“I hadn't talked to her in a long time,” Griffith says. “I went to see her one time in Siler City, I went to see her unannounced, and she flew all over me because I had come unannounced. So Lee Greenway was the makeup man on that show [Andy Griffith Show] and Lee Greenway was able to get Frances on the stage, because she wasn't always in real great shape emotionally. So Lee called me and said, ‘Frances wants to talk to you.’ So I called her up, ’Hi, Frances.’ ‘Oh Andy,’ she said. She said, ‘I must be made of cast iron. I've had a heart attack, now I have cancer. I'm only now just starting to die.’ I said, ‘Well, Frances…’ she said, ‘No, you can't do anything for me,’ and she said, ‘I’m sorry we didn't get along better.’ She said, ‘It was my fault,’ and she said, ‘I just wish I had. You ran the show and you made the show a success, and I'm just sorry we didn't get along better.’ We got along fine. It's just that she didn't feel like it lots of times.
“So she called, she wanted to talk to me and say goodbye. That's some experience.”
This reminded me of a funny and true story. When I was attending NCSU doing Mass Communication in 1989-90, one of my friends there was working part-time for WUNC. This was 6-7 months after Frances Bavier passed away.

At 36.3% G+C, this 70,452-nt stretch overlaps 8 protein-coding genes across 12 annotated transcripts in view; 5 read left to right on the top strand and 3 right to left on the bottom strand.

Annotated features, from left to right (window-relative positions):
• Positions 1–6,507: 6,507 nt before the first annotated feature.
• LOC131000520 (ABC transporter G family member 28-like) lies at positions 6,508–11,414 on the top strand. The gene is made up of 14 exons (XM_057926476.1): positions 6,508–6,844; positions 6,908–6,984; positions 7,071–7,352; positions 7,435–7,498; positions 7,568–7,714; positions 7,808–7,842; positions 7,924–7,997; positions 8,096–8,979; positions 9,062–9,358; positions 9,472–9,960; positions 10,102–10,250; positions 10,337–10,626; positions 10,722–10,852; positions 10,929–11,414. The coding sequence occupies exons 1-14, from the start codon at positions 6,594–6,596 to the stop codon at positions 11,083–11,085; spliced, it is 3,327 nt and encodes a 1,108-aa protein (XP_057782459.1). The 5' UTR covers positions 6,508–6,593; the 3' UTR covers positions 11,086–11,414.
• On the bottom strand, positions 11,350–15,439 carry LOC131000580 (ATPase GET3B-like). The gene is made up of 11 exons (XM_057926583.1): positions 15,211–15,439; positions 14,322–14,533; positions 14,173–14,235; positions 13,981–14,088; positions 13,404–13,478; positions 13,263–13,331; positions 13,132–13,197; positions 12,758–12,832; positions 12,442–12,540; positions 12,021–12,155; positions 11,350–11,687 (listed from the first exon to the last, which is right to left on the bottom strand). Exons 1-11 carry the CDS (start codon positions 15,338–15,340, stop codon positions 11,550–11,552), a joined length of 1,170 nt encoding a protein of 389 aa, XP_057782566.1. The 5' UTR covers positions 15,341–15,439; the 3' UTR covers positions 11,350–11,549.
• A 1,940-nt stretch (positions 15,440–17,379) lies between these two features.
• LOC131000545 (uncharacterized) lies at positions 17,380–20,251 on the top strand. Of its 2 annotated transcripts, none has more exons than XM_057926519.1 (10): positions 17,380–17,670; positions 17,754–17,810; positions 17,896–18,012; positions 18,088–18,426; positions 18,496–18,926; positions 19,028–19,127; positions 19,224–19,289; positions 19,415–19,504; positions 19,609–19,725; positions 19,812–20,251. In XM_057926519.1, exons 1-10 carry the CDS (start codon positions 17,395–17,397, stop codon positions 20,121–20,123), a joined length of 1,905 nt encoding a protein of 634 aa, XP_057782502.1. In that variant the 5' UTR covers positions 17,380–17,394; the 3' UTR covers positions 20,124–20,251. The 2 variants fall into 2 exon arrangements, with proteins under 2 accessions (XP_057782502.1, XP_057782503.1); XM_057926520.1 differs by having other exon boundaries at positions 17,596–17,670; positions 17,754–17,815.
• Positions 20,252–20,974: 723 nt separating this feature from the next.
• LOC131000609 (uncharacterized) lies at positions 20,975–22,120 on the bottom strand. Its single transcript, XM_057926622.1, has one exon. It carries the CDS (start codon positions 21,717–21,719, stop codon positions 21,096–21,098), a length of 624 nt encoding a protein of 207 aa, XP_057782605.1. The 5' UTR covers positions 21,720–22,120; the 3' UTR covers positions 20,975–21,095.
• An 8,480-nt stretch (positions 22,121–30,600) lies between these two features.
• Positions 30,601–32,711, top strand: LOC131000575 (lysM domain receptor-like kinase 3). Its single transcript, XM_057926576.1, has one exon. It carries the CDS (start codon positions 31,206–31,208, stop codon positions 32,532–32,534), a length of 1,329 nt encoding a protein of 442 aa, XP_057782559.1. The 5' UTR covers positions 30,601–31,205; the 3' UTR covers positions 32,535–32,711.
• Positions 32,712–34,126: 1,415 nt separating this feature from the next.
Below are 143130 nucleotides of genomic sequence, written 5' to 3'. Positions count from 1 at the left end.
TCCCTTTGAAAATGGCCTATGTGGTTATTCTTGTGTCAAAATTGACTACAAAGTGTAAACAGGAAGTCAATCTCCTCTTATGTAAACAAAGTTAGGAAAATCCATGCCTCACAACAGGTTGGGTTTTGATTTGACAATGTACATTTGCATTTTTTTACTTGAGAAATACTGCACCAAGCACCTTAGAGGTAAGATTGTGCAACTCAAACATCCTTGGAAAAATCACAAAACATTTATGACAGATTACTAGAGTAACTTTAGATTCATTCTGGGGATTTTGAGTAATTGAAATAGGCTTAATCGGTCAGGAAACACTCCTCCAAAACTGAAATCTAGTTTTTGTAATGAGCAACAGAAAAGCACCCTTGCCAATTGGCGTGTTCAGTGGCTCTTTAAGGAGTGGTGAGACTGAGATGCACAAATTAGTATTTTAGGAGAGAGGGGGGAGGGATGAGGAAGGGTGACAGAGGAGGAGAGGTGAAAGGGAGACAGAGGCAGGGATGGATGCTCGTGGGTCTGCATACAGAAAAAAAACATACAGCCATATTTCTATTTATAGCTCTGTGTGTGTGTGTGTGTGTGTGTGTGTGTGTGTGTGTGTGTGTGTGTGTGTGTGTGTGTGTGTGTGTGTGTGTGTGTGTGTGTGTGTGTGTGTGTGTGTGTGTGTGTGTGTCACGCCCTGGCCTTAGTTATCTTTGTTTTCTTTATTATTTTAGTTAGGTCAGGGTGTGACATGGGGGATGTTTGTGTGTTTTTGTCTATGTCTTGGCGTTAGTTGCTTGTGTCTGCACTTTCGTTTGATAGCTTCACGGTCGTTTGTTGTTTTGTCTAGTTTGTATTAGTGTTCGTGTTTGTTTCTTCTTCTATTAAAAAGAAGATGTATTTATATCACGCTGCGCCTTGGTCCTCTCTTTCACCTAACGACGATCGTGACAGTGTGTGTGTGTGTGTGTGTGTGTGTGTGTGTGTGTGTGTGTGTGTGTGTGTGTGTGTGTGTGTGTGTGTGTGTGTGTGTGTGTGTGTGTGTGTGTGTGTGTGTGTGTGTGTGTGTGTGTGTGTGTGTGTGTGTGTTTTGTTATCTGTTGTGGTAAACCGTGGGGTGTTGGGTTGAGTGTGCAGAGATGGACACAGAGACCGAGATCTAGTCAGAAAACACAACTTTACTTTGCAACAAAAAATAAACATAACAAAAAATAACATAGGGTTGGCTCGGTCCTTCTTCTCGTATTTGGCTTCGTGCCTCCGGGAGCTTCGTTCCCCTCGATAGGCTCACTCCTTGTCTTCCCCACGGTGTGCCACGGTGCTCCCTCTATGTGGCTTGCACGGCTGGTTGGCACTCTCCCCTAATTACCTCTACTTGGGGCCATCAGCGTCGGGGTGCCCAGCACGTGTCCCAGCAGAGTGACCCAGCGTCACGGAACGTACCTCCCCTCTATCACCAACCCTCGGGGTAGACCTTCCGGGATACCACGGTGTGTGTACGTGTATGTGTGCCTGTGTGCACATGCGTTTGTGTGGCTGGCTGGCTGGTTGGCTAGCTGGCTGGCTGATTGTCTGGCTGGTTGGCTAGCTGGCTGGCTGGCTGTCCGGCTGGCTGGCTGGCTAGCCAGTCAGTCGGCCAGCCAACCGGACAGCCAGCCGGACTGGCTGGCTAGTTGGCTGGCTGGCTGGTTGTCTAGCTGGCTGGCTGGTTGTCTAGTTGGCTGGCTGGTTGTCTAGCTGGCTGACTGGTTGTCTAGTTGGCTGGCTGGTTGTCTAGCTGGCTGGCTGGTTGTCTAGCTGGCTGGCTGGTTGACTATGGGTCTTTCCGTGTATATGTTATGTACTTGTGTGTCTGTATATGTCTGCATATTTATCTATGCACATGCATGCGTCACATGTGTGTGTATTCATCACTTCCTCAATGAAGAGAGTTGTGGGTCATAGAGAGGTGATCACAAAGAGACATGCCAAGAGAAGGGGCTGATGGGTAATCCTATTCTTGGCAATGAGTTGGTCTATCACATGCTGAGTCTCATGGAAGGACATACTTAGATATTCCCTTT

Apparently, in her will, Frances left most of her furniture and many of her other belongings to WUNC with the intention of them auctioning them off for the purpose of raising money for the station.
So this friend of mine and a few other WUNC employees (WUNC is the public TV station supplying programming to most of North Carolina) were told to go rent a large U-Haul, drive to Frances’ home in Siler City, and pick these things up.
Upon arriving and going inside, they were almost knocked over by the cat piss fumes, it was so bad that they ended up going off and buying bandanas and wrapping them around their faces to filter out some of the smell. Apparently—according to them—when Frances died, she didn’t arrange to have someone look after the cats in the house. The cats had an ample supply of food / water but otherwise weren’t looked after which caused the smell to be even worse.